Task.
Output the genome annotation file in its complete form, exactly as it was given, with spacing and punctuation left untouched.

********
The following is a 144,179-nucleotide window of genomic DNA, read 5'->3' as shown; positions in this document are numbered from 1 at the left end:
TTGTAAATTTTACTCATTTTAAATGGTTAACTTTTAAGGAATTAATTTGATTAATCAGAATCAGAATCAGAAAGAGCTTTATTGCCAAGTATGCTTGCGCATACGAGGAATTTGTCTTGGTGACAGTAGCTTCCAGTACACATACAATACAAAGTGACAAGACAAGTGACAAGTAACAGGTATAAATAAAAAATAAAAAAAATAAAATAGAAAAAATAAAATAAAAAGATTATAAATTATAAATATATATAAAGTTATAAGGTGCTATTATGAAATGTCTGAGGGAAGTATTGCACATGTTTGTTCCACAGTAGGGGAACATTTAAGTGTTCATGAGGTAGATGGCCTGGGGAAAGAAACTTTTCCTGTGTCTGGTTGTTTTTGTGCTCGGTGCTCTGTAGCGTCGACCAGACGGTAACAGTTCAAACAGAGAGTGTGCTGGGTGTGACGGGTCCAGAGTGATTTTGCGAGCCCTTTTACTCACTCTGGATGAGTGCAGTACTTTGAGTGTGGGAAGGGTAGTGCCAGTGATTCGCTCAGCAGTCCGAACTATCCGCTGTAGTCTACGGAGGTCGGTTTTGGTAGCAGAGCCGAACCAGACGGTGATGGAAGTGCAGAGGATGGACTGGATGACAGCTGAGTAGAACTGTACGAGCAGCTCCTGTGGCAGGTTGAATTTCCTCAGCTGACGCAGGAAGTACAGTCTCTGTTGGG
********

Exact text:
The following is a 144,179-nucleotide window of genomic DNA, read 5'->3' as shown; positions in this document are numbered from 1 at the left end:
TTGTAAATTTTACTCATTTTAAATGGTTAACTTTTAAGGAATTAATTTGATTAATCAGAATCAGAATCAGAAAGAGCTTTATTGCCAAGTATGCTTGCGCATACGAGGAATTTGTCTTGGTGACAGTAGCTTCCAGTACACATACAATACAAAGTGACAAGACAAGTGACAAGTAACAGGTATAAATAAAAAATAAAAAAAATAAAATAGAAAAAATAAAATAAAAAGATTATAAATTATAAATATATATAAAGTTATAAGGTGCTATTATGAAATGTCTGAGGGAAGTATTGCACATGTTTGTTCCACAGTAGGGGAACATTTAAGTGTTCATGAGGTAGATGGCCTGGGGAAAGAAACTTTTCCTGTGTCTGGTTGTTTTTGTGCTCGGTGCTCTGTAGCGTCGACCAGACGGTAACAGTTCAAACAGAGAGTGTGCTGGGTGTGACGGGTCCAGAGTGATTTTGCGAGCCCTTTTACTCACTCTGGATGAGTGCAGTACTTTGAGTGTGGGAAGGGTAGTGCCAGTGATTCGCTCAGCAGTCCGAACTATCCGCTGTAGTCTACGGAGGTCGGTTTTGGTAGCAGAGCCGAACCAGACGGTGATGGAAGTGCAGAGGATGGACTGGATGACAGCTGAGTAGAACTGTACGAGCAGCTCCTGTGGCAGGTTGAATTTCCTCAGCTGACGCAGGAAGTACAGTCTCTGTTGGG